Lyrics & Songs > Songwriting > Song Structure > What Is A Song Chorus?

What is a Chorus? What's a Refrain?

"Just what's the point, huh...I mean really?"

Get to the point with your song chorus.

Let me ask you a question; are you the type of person who often talks on and on and on without getting to the point?

Or are you someone who's often short and to the point; lacking detail? There really isn't a right or wrong way to be.

It's much the same way with pop songs. A song is either short and to the point, or long and not really reaching a point until somewhere at the end, and often some songs are between these two extremes.

A chorus is the most repeated section of your song structure, so it's the easiest remembered.

Because of this, I believe the chorus is the part of your song listeners will judge first as to whether it's something they like.

It's also what often gets them hooked to your song, but we're getting ahead of ourselves.


A Chorus is the summary of your song's story. It's the "and so..." or the "therefore..." A chorus can come at the beginning of your song structure, like "this is what my song is about"; it can start in the middle, or come at the end.

In fact, some songs don't have choruses at all. "How is this possible" you may ask? Well that's where "refrains" come into play. You can use a refrain to make a quick summary of your story without writing a full chorus.

Sorry but I must, refrain.

The easiest way to understand it is this; a refrain is ANY line that repeats in your song lyric, while a chorus is any group of lines that repeats.

If a refrain was a baby plant with a vine or two, a chorus is a large tree with many branches and leaves, and depending on the landscape of your song, you may want baby plants sprinkled in one spot and larger trees in other spots, or no trees at all...or no baby plat. It's really all your choice.

So a chorus is a "grown up", more complicated refrain. All choruses are refrains, but not all refrains are choruses.

Let's give a popular example, shall we?

As of August 2013, the #2 song on the international charts is Imagine Dragons, by Radioactive (listen to the song here):

Notice BOTH sections are repeated in the song, but one is only 3 lines long while the other is 6 lines long. Let's see another...

As of August 2013, the #1 song on the international charts is Blurred Lines by Robin Thick (listen to the song here):

Maybe you have more lines you want to repeat in your song lyric before your chorus (like in the above example). Well in that case you want a "Pre-Chorus".

But don't let the name confuse you, again it's just a more complicated refrain that is plopped right before your other, more complicated refrain (the ACTUAL chorus).

Again BOTH sections repeat in the song, but this time the refrain is almost as long as the chorus, so it's simply called a different name.

Ok here's a test...see if your can find the refrain in Iron by Woodkid (listen to the song here).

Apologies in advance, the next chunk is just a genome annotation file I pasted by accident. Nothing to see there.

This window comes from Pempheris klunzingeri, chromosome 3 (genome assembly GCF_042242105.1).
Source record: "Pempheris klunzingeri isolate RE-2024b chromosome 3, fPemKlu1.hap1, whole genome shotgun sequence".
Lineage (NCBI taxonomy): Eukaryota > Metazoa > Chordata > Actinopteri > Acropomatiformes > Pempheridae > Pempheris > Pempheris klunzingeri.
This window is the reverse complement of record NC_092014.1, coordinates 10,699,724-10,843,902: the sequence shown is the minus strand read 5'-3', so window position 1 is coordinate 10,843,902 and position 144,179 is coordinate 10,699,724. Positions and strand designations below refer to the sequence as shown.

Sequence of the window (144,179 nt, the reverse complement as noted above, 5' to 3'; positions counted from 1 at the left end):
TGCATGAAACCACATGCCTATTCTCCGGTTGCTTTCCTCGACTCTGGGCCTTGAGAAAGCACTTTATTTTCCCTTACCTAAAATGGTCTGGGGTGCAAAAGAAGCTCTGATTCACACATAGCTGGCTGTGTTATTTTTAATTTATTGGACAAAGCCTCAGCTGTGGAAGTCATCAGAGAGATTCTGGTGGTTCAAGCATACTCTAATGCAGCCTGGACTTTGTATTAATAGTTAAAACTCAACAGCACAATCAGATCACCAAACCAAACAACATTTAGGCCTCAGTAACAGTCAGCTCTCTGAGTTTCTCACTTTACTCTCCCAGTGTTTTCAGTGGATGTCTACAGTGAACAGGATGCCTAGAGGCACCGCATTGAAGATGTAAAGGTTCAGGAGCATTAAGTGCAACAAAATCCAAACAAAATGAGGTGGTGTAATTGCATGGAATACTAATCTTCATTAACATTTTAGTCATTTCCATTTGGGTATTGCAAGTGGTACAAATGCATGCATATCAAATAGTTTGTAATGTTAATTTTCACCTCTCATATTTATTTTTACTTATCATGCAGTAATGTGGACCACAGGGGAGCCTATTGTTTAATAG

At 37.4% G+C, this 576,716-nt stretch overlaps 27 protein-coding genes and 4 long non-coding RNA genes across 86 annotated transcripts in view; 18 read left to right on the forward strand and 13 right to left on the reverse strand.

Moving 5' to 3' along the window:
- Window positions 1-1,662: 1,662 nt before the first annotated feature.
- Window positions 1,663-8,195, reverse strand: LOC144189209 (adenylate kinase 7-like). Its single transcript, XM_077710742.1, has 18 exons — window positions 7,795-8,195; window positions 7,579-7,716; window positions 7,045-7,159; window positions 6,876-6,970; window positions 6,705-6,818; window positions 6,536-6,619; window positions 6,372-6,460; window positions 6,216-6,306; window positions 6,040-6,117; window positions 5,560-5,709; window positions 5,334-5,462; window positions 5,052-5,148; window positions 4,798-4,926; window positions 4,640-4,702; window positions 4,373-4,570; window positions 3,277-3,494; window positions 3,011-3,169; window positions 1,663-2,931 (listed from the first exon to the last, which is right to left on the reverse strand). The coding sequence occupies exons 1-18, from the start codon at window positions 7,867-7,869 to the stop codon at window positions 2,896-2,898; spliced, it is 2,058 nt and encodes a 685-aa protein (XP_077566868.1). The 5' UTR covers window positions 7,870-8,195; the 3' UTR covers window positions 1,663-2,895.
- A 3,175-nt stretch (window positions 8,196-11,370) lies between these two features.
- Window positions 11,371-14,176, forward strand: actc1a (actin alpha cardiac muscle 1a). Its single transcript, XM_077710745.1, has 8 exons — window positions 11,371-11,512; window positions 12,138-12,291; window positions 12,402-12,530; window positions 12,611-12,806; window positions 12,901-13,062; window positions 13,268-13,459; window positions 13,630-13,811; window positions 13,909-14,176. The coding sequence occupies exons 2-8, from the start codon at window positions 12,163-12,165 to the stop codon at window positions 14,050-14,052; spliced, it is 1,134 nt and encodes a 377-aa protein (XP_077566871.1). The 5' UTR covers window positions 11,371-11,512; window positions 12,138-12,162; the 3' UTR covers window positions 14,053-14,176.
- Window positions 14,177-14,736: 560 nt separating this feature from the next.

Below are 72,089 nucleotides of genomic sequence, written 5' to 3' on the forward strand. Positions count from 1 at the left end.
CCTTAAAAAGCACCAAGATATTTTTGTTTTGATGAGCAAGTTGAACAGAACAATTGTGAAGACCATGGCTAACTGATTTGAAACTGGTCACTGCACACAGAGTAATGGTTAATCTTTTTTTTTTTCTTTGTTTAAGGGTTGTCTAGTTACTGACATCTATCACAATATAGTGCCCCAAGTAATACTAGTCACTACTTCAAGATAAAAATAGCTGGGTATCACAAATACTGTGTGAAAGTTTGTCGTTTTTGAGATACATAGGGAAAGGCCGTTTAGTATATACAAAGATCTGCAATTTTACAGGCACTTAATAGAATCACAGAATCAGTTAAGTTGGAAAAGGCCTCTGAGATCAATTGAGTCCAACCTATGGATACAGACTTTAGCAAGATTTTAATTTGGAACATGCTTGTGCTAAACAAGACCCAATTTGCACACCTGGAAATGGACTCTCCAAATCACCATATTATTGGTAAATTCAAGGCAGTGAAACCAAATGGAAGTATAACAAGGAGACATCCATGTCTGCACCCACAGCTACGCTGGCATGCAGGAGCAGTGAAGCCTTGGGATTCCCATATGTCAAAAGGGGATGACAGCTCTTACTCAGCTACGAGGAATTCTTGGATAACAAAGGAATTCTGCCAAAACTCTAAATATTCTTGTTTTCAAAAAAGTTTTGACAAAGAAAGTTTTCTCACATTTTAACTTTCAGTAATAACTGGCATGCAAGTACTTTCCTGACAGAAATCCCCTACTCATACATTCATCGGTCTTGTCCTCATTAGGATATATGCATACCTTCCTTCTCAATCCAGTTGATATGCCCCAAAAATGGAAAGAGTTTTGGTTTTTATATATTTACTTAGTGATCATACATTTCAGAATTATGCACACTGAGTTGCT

Now you may be just a lyric writer who's more focused on crafting the words of a song and if this is true don't worry about this section.

Your music producer will worry more about your sound. But if you're a singer/songwriter, it's important to understand how your chorus should be handled musically.

The Chorus represents the high point of your music, when every musical element (including instruments and any harmony you wanted to include) is introduced to the listener.

This doesn't mean your chorus is musically louder but that the emotional intensity level is increased. In other words, for whatever emotion you are trying to pull out of your listener in your song, it should be at its strongest in this section.

For example, notice Taylor Swift's song "Safe & Sound" is a very soft song. It doesn't have much in terms of musical support.

But when her chorus hits, she adds strength to her melody with vocal harmony while traveling a few notes up the scale.

This increases the pull of pain & sadness just before bring it back down to ease the tension for the next verse.

Rules for adding Choruses (refrains) to your Song’s Structure

  1. Keep Melody & Lyrics Short Write your chorus between 4 - 6 lines (bars), so it's short enough to be repeated without your listener getting bored.

    If you rather use refrains, keep them between 1-3 lines to easily repeat.
  2. Give it More Music - Your chorus should be stronger - but not necessarily louder - add at least 1 more musical element to this section than with your verses.
  3. Make it Sound Different - There should be something that sets your chorus apart from your verse.

    Even if your lyrics are supposed to be more prominent than your music for this song, there's always "something" that changes to make the chorus stand out.

    Maybe change the lead instrument or use a different rhythmic pattern.
  4. Above all else KEEP WRITING – The more you work on writing lyrics the better you'll get.

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